If you own an interest in a condominium unit and received a notice indicating that another owner has proposed termination to the association, contact a qualified attorney immediately to obtain assistance to protect your rights. The application of state law and governing documents to the facts and circumstances are unique in each case.
I’ll be back (to this blog)!
photo credit: Richmond Skyline from 21st and East Franklin at Dusk via photopin (license)
April 17, 2015
Homeowners often acquire the impression that the HOA Board of Directors and property managers act in unison. However, there are often dissenting directors in homeowners associations. Homeowners seek changes to improve their community. Enough of her neighbors agree to get her elected at the annual meeting. Once they attend their first Board meeting as a director, they discover that the property manager is handling the day-to-day affairs of the association. The volunteer board only meets every so often. The majority of directors may find the property manager’s services and information acceptable. If the new director disagrees with a proposal, she is outvoted by the majority and perhaps informally by the property manager, association attorneys, etc. In the Hebrew Scriptures, the Lord spoke to the prophet Elijah not in an earthquake, hurricane, wind or fire, but in a “still small voice.” 1 Kings 19: 11-13. Dissenting directors in homeowners associations may feel sometimes like a still small voice in the wilderness. Even when it may not be immediately fruitful, small voices may nonetheless be influential voices. The rights to speech, due process and private property are related.
Homeowners frequently hear that they must support increase assessments and fines because the policies “protect property values.” However, the value of a home reflects, in part, the extent to which its use may be maximized by its residents. In my opinion, restrictive covenants can decrease the value of property. Where the covenants are reasonable and the association is well run, the benefits of membership may meet or exceed the “cost” of any restrictions and assessment liability. While potential buyers may notice the appearance of neighboring property, they make their decision primarily on the home on the market. For example, if a neighbor has peeling paint on her deck, that practically affects the value of that property and not its neighbors.
Some might object on the grounds that this reasoning is selfish and that really, “we are all in this together.” However, the individual property rights of one neighbor are precious to all neighbors. An assault to the rights of one threatens the rights of others similarly situated.
In a similar way, when dissenting voices on a Board of Directors represent a genuine concern about the governance of the association, they have great deliberative value even if they don’t carry a majority vote. In the association, the property manager and other advisors serve at the discretion of the board as represented by the majority. Association attorneys can be expected to be competent and professional, but they advocate for the legal entity. A dissenting director cannot reasonably expect the association’s advisors to provide her with independent counsel. So, what rights and responsibilities to dissenting directors have in a Condominium or HOA? Here are a few key considerations:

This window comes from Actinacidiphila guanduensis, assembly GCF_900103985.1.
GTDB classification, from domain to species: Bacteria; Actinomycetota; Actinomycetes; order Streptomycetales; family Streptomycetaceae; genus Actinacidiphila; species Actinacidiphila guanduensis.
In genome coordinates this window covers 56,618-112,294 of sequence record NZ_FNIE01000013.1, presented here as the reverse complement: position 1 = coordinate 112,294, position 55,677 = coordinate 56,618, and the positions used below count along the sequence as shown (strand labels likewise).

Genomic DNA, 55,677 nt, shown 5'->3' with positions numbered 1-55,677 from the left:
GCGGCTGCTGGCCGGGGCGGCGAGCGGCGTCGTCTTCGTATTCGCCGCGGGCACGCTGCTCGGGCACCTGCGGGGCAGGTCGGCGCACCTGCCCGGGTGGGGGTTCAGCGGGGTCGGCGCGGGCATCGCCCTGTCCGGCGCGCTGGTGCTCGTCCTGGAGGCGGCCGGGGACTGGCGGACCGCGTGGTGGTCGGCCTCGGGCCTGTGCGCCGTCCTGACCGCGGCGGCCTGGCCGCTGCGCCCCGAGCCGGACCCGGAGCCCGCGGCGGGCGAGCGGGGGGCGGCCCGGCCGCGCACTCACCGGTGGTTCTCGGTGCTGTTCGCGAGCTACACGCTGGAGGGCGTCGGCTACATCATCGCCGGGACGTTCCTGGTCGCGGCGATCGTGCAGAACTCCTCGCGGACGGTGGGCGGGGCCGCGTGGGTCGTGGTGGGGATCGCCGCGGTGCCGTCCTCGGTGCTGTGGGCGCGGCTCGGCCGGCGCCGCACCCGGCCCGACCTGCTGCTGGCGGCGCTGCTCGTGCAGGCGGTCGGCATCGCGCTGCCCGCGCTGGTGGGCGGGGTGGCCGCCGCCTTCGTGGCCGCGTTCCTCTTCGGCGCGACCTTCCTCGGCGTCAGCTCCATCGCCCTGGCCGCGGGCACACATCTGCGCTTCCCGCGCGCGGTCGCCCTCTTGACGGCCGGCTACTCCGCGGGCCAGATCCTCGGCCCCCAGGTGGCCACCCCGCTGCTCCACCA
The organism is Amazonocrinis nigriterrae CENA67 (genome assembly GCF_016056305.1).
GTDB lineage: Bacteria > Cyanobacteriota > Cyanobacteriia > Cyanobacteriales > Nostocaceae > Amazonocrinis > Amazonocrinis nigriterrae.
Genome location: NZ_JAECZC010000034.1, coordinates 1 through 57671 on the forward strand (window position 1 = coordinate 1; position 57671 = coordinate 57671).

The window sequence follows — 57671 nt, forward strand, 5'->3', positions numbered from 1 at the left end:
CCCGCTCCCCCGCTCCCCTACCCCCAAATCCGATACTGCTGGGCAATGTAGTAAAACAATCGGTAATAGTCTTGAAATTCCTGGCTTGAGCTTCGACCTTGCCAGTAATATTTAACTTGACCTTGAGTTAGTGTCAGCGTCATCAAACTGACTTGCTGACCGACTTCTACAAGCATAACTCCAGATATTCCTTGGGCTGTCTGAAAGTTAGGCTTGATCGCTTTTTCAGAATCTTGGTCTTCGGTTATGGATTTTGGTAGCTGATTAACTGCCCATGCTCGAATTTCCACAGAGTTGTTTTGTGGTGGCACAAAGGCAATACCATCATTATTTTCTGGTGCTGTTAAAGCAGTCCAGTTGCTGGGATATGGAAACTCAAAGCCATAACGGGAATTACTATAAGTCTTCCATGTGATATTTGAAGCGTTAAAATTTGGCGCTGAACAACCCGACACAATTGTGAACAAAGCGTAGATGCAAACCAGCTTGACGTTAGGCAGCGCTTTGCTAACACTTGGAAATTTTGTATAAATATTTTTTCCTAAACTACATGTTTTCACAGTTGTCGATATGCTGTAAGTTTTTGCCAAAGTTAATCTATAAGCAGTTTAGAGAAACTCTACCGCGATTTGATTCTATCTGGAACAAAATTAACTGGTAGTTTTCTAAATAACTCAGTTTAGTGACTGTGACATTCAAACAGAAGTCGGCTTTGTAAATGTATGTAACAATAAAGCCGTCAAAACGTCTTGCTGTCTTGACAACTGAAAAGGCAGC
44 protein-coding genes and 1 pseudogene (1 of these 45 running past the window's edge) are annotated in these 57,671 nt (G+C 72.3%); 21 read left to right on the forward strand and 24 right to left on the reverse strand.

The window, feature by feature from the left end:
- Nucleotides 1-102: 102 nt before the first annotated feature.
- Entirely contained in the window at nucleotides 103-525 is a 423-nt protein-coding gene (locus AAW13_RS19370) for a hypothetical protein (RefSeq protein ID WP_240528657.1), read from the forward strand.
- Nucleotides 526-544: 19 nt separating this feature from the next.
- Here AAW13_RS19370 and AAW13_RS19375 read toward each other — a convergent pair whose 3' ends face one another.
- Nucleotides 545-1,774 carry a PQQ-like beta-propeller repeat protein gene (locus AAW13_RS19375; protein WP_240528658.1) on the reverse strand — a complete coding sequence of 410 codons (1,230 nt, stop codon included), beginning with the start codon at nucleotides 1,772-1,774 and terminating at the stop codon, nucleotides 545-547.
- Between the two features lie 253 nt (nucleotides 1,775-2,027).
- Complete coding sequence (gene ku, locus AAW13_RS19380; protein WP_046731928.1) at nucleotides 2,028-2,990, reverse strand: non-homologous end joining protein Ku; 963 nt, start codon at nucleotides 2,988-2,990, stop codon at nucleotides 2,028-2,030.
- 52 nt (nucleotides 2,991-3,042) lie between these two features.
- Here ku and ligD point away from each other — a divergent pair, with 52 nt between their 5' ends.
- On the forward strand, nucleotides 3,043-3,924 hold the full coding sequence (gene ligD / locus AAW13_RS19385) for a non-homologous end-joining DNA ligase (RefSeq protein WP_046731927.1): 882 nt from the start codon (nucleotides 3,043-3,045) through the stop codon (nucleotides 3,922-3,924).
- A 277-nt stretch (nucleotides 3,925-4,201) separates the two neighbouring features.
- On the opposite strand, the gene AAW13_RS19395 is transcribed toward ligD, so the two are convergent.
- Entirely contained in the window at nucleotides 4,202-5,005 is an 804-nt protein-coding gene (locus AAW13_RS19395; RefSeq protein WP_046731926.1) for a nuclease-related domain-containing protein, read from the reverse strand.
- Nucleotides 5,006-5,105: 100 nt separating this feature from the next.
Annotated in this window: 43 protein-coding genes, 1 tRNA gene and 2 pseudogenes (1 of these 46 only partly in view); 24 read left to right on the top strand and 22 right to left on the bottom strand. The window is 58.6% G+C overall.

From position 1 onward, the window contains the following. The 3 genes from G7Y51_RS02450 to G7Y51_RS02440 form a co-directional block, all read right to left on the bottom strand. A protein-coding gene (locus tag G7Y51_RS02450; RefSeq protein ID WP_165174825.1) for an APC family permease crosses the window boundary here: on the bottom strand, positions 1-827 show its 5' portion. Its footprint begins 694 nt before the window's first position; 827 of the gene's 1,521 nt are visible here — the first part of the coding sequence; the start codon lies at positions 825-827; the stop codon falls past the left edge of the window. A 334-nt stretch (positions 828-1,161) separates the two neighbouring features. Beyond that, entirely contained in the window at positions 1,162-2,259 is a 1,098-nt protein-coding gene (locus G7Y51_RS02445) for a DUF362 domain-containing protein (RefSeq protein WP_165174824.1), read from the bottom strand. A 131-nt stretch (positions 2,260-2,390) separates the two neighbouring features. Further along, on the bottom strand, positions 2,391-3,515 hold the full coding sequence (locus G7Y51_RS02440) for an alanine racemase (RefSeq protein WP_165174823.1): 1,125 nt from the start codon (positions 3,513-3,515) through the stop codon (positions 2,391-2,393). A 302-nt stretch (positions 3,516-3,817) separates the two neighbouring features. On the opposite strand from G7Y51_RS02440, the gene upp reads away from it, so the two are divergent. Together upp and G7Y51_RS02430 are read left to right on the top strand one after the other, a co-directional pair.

- Legal vs. Practical Power: While the majority (and by extension the professionals they retain) may enjoy the practical power of control, by law all directors have the same legal duties to the Association. Lawyers, lawmakers and judges usually describe this legal duty as “fiduciary.” Virginia Beach association lawyer Michael Inman explains the fiduciary duty of directors in a July 30, 2007 post on his Virginia Condominium & Homeowner’s Association Blog. He argues that a Board has a fiduciary duty to conduct debt collection against delinquent owners. However, the duty to conduct debt collection is not absolute. The board must not exceed its authority or neglect its other obligations. A director who does not enjoy practical control of the operations must understand her fiduciary duties in order to protect her voice. A director may also enjoy indemnification in the event of a civil lawsuit arising out of board action.
- Identify Potential Conflicts of Interest: A conflict of interest arises when a board member is called to vote on a matter where his personal interests and the interests of the association lead in opposite directions. For example, the director may be a principal for a company the association is considering doing business with, such as a property management company, construction contractor, pavement company, or other vendor. A director must be aware of how a vote on a potential resolution by her or other directors may give rise to a legal claim to undo the disputed transaction. However, the existence of a conflict of interest may nonetheless be acceptable under the circumstances. For example, the Virginia Nonstock Corporation Act provides “safe harbors” where the conflict of interest is disclosed to the board or the owners eligible to vote and they pass the resolution anyway or the transaction is deemed “fair” to the association at trial. The burden is on the director with the conflict of interest to properly disclose it.
- Owners’ Rights vs. Directors’ Rights: A director wears different hats. She is a director, an owner and probably also a resident or a landlord in the community. This presents unique circumstances not usually found in business or nonprofit boards. The director may leave board meetings and then go home in that same community. In a condominium, the director may rely upon the association’s employees for concierge services, HVAC maintenance, etc.